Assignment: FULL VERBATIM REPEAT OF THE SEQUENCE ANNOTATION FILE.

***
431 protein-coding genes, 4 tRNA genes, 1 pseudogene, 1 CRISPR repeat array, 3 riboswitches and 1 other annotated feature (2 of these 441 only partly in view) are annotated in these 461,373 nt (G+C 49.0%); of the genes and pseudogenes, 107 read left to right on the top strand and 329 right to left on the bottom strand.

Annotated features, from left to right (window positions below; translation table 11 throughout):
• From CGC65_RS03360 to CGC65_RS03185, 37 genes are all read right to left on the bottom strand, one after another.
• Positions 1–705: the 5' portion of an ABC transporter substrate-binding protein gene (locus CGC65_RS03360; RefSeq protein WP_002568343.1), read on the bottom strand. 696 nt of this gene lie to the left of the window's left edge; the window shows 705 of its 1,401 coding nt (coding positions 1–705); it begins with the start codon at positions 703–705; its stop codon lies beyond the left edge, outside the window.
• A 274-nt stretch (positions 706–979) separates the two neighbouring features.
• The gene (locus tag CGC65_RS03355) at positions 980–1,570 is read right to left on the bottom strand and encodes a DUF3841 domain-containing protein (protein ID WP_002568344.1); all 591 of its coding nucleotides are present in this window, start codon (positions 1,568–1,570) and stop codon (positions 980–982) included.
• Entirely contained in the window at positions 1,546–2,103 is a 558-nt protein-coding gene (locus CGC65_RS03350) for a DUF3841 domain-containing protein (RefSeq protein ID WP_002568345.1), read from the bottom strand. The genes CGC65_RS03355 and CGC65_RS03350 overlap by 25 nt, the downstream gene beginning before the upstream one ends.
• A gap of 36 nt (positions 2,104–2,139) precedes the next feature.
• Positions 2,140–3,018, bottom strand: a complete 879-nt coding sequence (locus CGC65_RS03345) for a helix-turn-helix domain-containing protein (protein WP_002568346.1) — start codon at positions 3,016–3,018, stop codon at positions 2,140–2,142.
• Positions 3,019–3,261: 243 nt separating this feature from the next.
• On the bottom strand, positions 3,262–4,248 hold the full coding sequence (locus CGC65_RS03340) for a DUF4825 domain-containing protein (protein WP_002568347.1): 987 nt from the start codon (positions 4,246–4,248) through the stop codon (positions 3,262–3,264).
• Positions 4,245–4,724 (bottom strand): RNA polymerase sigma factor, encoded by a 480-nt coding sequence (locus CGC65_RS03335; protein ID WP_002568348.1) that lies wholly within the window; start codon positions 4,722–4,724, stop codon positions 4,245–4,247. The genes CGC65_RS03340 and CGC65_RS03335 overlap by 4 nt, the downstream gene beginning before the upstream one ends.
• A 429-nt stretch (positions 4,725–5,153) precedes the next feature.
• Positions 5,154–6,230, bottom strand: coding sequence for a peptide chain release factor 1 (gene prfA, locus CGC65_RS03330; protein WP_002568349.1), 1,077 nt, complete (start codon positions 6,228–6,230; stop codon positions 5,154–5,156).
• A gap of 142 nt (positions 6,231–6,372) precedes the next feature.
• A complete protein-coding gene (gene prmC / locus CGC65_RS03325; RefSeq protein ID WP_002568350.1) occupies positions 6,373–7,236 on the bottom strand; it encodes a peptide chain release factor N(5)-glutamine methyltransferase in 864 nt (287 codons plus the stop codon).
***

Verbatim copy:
431 protein-coding genes, 4 tRNA genes, 1 pseudogene, 1 CRISPR repeat array, 3 riboswitches and 1 other annotated feature (2 of these 441 only partly in view) are annotated in these 461,373 nt (G+C 49.0%); of the genes and pseudogenes, 107 read left to right on the top strand and 329 right to left on the bottom strand.

Annotated features, from left to right (window positions below; translation table 11 throughout):
• From CGC65_RS03360 to CGC65_RS03185, 37 genes are all read right to left on the bottom strand, one after another.
• Positions 1–705: the 5' portion of an ABC transporter substrate-binding protein gene (locus CGC65_RS03360; RefSeq protein WP_002568343.1), read on the bottom strand. 696 nt of this gene lie to the left of the window's left edge; the window shows 705 of its 1,401 coding nt (coding positions 1–705); it begins with the start codon at positions 703–705; its stop codon lies beyond the left edge, outside the window.
• A 274-nt stretch (positions 706–979) separates the two neighbouring features.
• The gene (locus tag CGC65_RS03355) at positions 980–1,570 is read right to left on the bottom strand and encodes a DUF3841 domain-containing protein (protein ID WP_002568344.1); all 591 of its coding nucleotides are present in this window, start codon (positions 1,568–1,570) and stop codon (positions 980–982) included.
• Entirely contained in the window at positions 1,546–2,103 is a 558-nt protein-coding gene (locus CGC65_RS03350) for a DUF3841 domain-containing protein (RefSeq protein ID WP_002568345.1), read from the bottom strand. The genes CGC65_RS03355 and CGC65_RS03350 overlap by 25 nt, the downstream gene beginning before the upstream one ends.
• A gap of 36 nt (positions 2,104–2,139) precedes the next feature.
• Positions 2,140–3,018, bottom strand: a complete 879-nt coding sequence (locus CGC65_RS03345) for a helix-turn-helix domain-containing protein (protein WP_002568346.1) — start codon at positions 3,016–3,018, stop codon at positions 2,140–2,142.
• Positions 3,019–3,261: 243 nt separating this feature from the next.
• On the bottom strand, positions 3,262–4,248 hold the full coding sequence (locus CGC65_RS03340) for a DUF4825 domain-containing protein (protein WP_002568347.1): 987 nt from the start codon (positions 4,246–4,248) through the stop codon (positions 3,262–3,264).
• Positions 4,245–4,724 (bottom strand): RNA polymerase sigma factor, encoded by a 480-nt coding sequence (locus CGC65_RS03335; protein ID WP_002568348.1) that lies wholly within the window; start codon positions 4,722–4,724, stop codon positions 4,245–4,247. The genes CGC65_RS03340 and CGC65_RS03335 overlap by 4 nt, the downstream gene beginning before the upstream one ends.
• A 429-nt stretch (positions 4,725–5,153) precedes the next feature.
• Positions 5,154–6,230, bottom strand: coding sequence for a peptide chain release factor 1 (gene prfA, locus CGC65_RS03330; protein WP_002568349.1), 1,077 nt, complete (start codon positions 6,228–6,230; stop codon positions 5,154–5,156).
• A gap of 142 nt (positions 6,231–6,372) precedes the next feature.
• A complete protein-coding gene (gene prmC / locus CGC65_RS03325; RefSeq protein ID WP_002568350.1) occupies positions 6,373–7,236 on the bottom strand; it encodes a peptide chain release factor N(5)-glutamine methyltransferase in 864 nt (287 codons plus the stop codon).